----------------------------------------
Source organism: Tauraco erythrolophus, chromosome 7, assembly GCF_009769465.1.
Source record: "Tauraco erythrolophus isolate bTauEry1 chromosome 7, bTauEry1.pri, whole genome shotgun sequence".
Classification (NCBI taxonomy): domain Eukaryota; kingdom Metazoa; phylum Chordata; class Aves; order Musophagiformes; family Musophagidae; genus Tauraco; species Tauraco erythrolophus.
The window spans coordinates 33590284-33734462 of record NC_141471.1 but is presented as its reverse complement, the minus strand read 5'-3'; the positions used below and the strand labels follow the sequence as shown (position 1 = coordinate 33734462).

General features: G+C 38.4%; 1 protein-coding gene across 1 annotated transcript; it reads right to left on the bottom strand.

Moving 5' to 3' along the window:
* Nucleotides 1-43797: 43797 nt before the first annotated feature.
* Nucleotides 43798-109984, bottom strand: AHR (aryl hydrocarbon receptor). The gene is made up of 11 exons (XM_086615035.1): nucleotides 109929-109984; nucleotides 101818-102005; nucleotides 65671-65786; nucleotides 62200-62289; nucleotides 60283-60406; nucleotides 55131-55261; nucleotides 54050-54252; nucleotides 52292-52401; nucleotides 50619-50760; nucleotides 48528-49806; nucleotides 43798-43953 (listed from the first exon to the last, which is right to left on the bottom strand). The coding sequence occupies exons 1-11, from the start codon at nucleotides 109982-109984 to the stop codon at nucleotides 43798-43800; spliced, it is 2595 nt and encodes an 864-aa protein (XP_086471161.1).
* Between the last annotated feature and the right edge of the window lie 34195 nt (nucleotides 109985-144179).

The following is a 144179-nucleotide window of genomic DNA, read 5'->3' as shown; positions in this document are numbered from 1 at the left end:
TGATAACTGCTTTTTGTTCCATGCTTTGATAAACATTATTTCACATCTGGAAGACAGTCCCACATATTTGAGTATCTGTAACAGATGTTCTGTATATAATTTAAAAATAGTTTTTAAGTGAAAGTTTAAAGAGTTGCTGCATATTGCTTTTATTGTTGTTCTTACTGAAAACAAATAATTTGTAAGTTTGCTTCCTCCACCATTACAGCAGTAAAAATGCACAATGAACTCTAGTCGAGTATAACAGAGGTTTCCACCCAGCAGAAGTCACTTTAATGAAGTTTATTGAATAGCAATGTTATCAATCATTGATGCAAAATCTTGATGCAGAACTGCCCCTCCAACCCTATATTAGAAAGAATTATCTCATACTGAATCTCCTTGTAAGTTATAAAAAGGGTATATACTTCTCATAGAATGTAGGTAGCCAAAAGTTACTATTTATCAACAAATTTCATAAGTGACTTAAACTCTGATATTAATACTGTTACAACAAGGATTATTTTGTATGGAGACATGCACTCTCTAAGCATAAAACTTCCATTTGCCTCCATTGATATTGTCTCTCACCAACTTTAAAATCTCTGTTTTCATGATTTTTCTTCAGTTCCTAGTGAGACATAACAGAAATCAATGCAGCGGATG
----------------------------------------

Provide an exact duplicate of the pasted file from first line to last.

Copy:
Source organism: Tauraco erythrolophus, chromosome 7, assembly GCF_009769465.1.
Source record: "Tauraco erythrolophus isolate bTauEry1 chromosome 7, bTauEry1.pri, whole genome shotgun sequence".
Classification (NCBI taxonomy): domain Eukaryota; kingdom Metazoa; phylum Chordata; class Aves; order Musophagiformes; family Musophagidae; genus Tauraco; species Tauraco erythrolophus.
The window spans coordinates 33590284-33734462 of record NC_141471.1 but is presented as its reverse complement, the minus strand read 5'-3'; the positions used below and the strand labels follow the sequence as shown (position 1 = coordinate 33734462).

General features: G+C 38.4%; 1 protein-coding gene across 1 annotated transcript; it reads right to left on the bottom strand.

Moving 5' to 3' along the window:
* Nucleotides 1-43797: 43797 nt before the first annotated feature.
* Nucleotides 43798-109984, bottom strand: AHR (aryl hydrocarbon receptor). The gene is made up of 11 exons (XM_086615035.1): nucleotides 109929-109984; nucleotides 101818-102005; nucleotides 65671-65786; nucleotides 62200-62289; nucleotides 60283-60406; nucleotides 55131-55261; nucleotides 54050-54252; nucleotides 52292-52401; nucleotides 50619-50760; nucleotides 48528-49806; nucleotides 43798-43953 (listed from the first exon to the last, which is right to left on the bottom strand). The coding sequence occupies exons 1-11, from the start codon at nucleotides 109982-109984 to the stop codon at nucleotides 43798-43800; spliced, it is 2595 nt and encodes an 864-aa protein (XP_086471161.1).
* Between the last annotated feature and the right edge of the window lie 34195 nt (nucleotides 109985-144179).

The following is a 144179-nucleotide window of genomic DNA, read 5'->3' as shown; positions in this document are numbered from 1 at the left end:
TGATAACTGCTTTTTGTTCCATGCTTTGATAAACATTATTTCACATCTGGAAGACAGTCCCACATATTTGAGTATCTGTAACAGATGTTCTGTATATAATTTAAAAATAGTTTTTAAGTGAAAGTTTAAAGAGTTGCTGCATATTGCTTTTATTGTTGTTCTTACTGAAAACAAATAATTTGTAAGTTTGCTTCCTCCACCATTACAGCAGTAAAAATGCACAATGAACTCTAGTCGAGTATAACAGAGGTTTCCACCCAGCAGAAGTCACTTTAATGAAGTTTATTGAATAGCAATGTTATCAATCATTGATGCAAAATCTTGATGCAGAACTGCCCCTCCAACCCTATATTAGAAAGAATTATCTCATACTGAATCTCCTTGTAAGTTATAAAAAGGGTATATACTTCTCATAGAATGTAGGTAGCCAAAAGTTACTATTTATCAACAAATTTCATAAGTGACTTAAACTCTGATATTAATACTGTTACAACAAGGATTATTTTGTATGGAGACATGCACTCTCTAAGCATAAAACTTCCATTTGCCTCCATTGATATTGTCTCTCACCAACTTTAAAATCTCTGTTTTCATGATTTTTCTTCAGTTCCTAGTGAGACATAACAGAAATCAATGCAGCGGATG